Until 1969, the United Church of Canada was involved with and supported Canada's Indian Residential Schools system, which resulted in a painful legacy for many Aboriginal people and their communities. While the United Church's level of involvement was perhaps less egregious than its sister churches the Anglican Church of Canada and assorted Roman Catholic orders[22], its contribution was significant. Of approximately 80,000 students alive today, about 10 percent attended United-Church run schools.[23]

Criticism from outside the church

The Rev. A.C. Forrest, the editor of the United Church Observer in the 1960s and '70s, and by extension the United Church itself, came under strong attack from the Canadian Jewish community for his frequent editorial espousal of Palestinian rights in Israel and the West Bank and Gaza; many within the United Church were also discomfited, though ultimately the Church concluded that a plurality of opinion on this and other matters was consistent with United Church open-mindedness.[24]


  1. ^ MSN Encarta Encyclopedia. Accessed July 13, 2009.
  2. ^ "Top 10 religious denominations, Canada, 2001". Statscan. Retrieved 19 November 2009. 
  3. ^ "Statistics" (in English). United Church of Canada. Retrieved 19 November 2009. 
  4. ^ "Religions in Canada" (in English). Statscan. Retrieved 19 November 2009. 
  5. ^ a b c d e f g h i "The Manual" (pdf). United Church of Canada. 2007. Retrieved 2010-03-04. 
  6. ^ a b c d e f g h i "Beliefs: Overview of Beliefs". The United Church of Canada. 2009-05-25. Retrieved 2010-03-11. 
  7. ^ "United Church Social Policy Positions: Access to Abortion". The United Church of Canada. 2007-05-08. Retrieved 2010-03-11. 
  8. ^ "2008 Annual Report of The United Church of Canada". The United Church of Canada. 2008. Retrieved 2010-03-09. 
  9. ^ The Basis for Union. Toronto, Canada: United Church of Canada. 1925. 
  10. ^ "Vast Majority of Presbyterians Favour Union", Bratford Expositor, 1925-01-25, 
  11. ^ Gallinger, Kenneth R. (2009-02-08). "United, Unorthodox, Unlimited". Lawrence Park Community Church. Retrieved 2010-03-09. 
  12. ^ a b c d e Anderson, C.P. (1983). Circle of Voices: a history of the religious communities of British Columbia. Lantzville, B.C.: Oolichan Books. pp. 195-213. 
  13. ^ a b c d e f g h i j k l m n o p q r s t u v "Overview: Historical Timeline". The United Church of Canada. 2010-03-03. Retrieved 2010-03-10. 
  14. ^ Whitman, Alden, ed (1985). American Reformers. New York: The H. W. Wilson Company. pp. 734–735. ISBN 082420705X.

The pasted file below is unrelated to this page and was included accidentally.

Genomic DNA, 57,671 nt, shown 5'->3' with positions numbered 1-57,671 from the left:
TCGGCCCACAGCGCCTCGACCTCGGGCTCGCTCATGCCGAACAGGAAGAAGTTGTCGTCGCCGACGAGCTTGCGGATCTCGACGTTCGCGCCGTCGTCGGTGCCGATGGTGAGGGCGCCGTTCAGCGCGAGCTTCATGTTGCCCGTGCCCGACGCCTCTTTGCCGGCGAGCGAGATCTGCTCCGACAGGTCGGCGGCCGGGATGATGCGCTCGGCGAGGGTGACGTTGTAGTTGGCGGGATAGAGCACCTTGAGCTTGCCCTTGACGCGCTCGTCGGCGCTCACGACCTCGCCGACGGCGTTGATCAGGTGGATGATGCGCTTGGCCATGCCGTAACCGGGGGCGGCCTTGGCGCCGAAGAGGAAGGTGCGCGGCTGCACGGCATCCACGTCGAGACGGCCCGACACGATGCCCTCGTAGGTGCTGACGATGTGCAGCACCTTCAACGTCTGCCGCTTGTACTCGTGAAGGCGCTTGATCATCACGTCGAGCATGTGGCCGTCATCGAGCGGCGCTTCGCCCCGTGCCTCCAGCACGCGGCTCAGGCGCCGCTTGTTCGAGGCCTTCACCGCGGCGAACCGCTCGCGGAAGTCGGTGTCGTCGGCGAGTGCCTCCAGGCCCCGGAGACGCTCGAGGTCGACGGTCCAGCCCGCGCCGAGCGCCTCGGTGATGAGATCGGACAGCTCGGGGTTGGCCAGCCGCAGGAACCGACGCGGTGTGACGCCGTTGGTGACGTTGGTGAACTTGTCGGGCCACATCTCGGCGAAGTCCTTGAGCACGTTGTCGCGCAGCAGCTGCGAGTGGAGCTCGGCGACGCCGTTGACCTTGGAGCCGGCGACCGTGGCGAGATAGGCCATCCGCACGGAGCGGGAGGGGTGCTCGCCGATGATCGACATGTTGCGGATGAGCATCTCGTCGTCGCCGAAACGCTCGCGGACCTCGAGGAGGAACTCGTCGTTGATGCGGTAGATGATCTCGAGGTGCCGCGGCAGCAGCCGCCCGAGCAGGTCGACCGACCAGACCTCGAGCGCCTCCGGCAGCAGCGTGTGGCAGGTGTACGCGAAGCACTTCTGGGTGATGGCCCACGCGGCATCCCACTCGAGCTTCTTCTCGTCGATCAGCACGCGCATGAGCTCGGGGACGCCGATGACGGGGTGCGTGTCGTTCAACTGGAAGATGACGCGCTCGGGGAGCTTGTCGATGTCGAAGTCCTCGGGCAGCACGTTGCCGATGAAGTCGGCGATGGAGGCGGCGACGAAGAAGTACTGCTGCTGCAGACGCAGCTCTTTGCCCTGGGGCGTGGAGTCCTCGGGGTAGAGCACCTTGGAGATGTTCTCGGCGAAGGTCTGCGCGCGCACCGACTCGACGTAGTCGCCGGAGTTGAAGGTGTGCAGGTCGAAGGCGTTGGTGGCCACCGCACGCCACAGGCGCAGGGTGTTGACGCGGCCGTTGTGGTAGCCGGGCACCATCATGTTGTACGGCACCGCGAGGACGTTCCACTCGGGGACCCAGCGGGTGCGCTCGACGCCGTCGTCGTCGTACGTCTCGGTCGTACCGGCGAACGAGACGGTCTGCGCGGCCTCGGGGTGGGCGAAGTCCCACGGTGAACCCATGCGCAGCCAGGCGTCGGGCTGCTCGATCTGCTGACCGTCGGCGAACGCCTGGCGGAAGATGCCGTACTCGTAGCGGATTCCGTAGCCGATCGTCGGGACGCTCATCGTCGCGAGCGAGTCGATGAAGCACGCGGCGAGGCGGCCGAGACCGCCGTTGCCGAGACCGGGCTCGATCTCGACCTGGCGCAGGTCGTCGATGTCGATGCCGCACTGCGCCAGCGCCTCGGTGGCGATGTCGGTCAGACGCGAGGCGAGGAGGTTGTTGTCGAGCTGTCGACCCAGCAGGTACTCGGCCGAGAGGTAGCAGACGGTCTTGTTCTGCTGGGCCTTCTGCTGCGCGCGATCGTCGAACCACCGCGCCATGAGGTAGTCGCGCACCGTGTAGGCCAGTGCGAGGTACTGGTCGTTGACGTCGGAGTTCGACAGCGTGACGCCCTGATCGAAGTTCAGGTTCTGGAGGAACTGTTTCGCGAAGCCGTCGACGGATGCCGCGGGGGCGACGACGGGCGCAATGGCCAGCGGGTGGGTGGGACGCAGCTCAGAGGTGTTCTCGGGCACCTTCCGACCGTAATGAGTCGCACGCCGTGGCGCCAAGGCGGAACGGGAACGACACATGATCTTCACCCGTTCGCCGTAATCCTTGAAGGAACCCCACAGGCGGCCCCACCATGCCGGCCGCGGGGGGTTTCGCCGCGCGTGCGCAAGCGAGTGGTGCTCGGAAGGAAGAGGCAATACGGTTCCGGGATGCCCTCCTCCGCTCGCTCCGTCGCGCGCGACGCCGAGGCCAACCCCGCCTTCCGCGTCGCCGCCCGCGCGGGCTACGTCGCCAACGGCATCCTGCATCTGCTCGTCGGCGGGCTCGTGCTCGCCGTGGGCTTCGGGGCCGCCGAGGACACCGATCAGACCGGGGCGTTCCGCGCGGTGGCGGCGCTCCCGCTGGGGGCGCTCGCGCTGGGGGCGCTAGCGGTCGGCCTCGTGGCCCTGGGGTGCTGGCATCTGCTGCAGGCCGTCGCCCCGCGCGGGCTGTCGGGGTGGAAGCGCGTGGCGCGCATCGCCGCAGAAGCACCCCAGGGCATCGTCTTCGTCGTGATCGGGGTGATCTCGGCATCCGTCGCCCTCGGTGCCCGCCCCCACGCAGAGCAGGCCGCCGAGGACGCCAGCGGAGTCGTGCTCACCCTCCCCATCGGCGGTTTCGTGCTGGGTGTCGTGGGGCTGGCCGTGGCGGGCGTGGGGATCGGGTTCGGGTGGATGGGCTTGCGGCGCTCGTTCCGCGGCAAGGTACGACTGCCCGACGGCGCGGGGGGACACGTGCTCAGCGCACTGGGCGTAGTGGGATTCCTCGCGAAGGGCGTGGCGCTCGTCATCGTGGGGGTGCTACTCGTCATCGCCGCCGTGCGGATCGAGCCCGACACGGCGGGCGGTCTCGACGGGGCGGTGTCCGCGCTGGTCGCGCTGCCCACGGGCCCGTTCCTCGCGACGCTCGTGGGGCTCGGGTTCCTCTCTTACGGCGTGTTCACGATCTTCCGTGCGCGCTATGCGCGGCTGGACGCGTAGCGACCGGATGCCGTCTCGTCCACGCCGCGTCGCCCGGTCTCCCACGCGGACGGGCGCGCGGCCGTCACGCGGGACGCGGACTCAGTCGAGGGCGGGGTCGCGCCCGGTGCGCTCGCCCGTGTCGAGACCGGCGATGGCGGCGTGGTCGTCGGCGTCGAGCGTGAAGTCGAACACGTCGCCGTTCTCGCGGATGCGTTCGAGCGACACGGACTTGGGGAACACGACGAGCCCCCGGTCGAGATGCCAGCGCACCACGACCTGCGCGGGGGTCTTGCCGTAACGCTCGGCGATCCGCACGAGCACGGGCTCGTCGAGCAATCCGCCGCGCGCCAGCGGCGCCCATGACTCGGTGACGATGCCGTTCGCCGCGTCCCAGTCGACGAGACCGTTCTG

15. ^ Ewart, David (2008-01-25). "United Church of Canada Trends: How We Got Here". Emerging Spirit. The United Church of Canada. Retrieved 2010-03-10. 
  16. ^ a b Trudeau, Dawn (April 2010). "Going Backwards for 20 Years: United Church Membership Loss (1988 - 2008)". Concern (Hamilton, Ontario: Community of Concern) XXI (1): 3. Retrieved 2010-03-11. 
  17. ^ Grove, Leslie (1990-07-30). "Reverend Donald Prince watches his new church blossom and grow". The Citizen III (7D). Retrieved 2010-03-11. 
  18. ^ "Funding: The Healing Fund". The United Church of Canada. 2008-08-29. Retrieved 2010-03-11. 
  19. ^ "United Church Social Policy Positions: Apology to Former Students of United Church Indian Residential Schools, and to Their Families and Communities (1998)". The United Church of Canada. 2008-09-19. Retrieved 2010-03-11. 
  20. ^ a b "Voices United: A besteller". The United Church of Canada. 2009-11-17. Retrieved 2010-03-09. 
  21. ^ "Wondercafe Ads". Emerging Spirit. The United Church of Canada. 2010-02-10. Retrieved 2010-03-11. 
  22. ^ "Aboriginal Peoples: Indian Residential Schools". The United Church of Canada. 2009-10-27. Retrieved 2010-03-12. 
  23. ^ "The United Church of Canada and Indian Residential Schools". Remembering the Children: an Aboriginal and Church Leaders' Tour to Prepare for Truth and Reconciliation. 2009-03-27. Retrieved 2010-03-12. 
  24. ^ Haim Genizi, The Holocaust, Israel, and Canadian Protestant Churches (Montreal: McGill-Queen's University Press, 2002) pp.97ff.

Further reading

  • Allan Farris, The Fathers of 1925: The Tide of Time, edited by John S. Moir, Knox College, 1978

External links